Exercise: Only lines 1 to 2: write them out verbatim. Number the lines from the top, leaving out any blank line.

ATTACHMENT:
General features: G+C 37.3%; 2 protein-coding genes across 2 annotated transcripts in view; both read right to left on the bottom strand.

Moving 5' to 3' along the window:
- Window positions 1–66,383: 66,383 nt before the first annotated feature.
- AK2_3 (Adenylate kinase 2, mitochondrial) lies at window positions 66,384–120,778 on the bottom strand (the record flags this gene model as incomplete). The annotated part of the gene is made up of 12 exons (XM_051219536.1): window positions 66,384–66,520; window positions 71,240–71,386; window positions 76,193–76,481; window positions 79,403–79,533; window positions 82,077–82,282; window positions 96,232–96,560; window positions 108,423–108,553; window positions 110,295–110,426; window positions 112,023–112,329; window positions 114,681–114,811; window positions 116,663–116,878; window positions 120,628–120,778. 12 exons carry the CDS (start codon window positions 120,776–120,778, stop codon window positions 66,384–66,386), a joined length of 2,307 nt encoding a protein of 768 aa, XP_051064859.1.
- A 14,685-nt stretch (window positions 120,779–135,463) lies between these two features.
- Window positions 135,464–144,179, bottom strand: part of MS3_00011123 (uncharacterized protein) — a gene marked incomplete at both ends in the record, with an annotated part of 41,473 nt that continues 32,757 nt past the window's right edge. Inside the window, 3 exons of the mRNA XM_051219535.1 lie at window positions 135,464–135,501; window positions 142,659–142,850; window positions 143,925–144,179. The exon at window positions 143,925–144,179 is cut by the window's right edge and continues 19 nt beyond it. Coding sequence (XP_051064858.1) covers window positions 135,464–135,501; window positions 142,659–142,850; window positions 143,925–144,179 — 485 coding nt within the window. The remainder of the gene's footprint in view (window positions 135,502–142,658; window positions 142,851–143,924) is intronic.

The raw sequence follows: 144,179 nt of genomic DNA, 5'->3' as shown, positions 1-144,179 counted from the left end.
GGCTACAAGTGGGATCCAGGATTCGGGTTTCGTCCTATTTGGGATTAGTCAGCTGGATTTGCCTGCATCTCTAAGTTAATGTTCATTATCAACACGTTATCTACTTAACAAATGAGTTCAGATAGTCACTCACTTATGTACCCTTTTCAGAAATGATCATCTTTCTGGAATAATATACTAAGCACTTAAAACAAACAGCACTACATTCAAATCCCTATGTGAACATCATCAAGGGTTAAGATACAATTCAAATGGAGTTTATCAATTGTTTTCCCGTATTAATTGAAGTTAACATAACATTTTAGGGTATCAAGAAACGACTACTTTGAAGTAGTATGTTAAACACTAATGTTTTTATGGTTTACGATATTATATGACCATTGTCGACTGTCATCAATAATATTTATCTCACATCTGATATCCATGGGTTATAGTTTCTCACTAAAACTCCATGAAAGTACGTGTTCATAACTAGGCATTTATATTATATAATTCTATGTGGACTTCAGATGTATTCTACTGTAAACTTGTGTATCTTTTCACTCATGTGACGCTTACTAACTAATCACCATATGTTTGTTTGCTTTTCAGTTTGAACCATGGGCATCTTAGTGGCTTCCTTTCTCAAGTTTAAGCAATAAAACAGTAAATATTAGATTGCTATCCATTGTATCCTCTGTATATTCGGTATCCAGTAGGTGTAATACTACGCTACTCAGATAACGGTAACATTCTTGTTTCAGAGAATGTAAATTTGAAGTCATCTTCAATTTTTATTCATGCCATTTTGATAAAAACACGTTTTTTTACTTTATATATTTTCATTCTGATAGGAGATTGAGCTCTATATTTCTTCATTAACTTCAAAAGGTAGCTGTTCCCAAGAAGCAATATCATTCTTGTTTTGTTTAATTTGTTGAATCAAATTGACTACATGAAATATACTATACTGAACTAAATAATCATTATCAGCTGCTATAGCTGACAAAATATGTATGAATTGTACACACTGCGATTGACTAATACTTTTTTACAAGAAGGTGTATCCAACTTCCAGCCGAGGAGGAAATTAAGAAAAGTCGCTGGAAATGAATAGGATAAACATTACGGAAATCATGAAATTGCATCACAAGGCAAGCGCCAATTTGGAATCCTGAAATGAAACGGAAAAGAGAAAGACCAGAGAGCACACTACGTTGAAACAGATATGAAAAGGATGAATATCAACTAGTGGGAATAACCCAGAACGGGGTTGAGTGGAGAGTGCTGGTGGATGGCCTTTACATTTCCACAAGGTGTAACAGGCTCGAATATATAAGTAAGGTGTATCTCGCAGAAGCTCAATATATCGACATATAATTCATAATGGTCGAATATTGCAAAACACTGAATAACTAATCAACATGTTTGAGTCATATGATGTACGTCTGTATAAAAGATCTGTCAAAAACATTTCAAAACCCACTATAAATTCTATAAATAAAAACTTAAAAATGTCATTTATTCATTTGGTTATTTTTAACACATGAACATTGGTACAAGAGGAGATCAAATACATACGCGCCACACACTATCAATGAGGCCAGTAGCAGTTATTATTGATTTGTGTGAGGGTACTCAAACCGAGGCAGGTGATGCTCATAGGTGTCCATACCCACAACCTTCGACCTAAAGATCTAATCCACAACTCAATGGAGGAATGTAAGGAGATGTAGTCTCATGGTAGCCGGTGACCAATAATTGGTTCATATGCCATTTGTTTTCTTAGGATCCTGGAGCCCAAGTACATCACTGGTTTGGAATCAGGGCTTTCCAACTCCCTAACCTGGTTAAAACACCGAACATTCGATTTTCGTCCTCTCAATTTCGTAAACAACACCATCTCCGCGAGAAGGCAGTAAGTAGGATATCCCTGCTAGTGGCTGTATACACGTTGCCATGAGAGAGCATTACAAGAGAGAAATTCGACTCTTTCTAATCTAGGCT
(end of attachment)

General features: G+C 37.3%; 2 protein-coding genes across 2 annotated transcripts in view; both read right to left on the bottom strand.

Moving 5' to 3' along the window: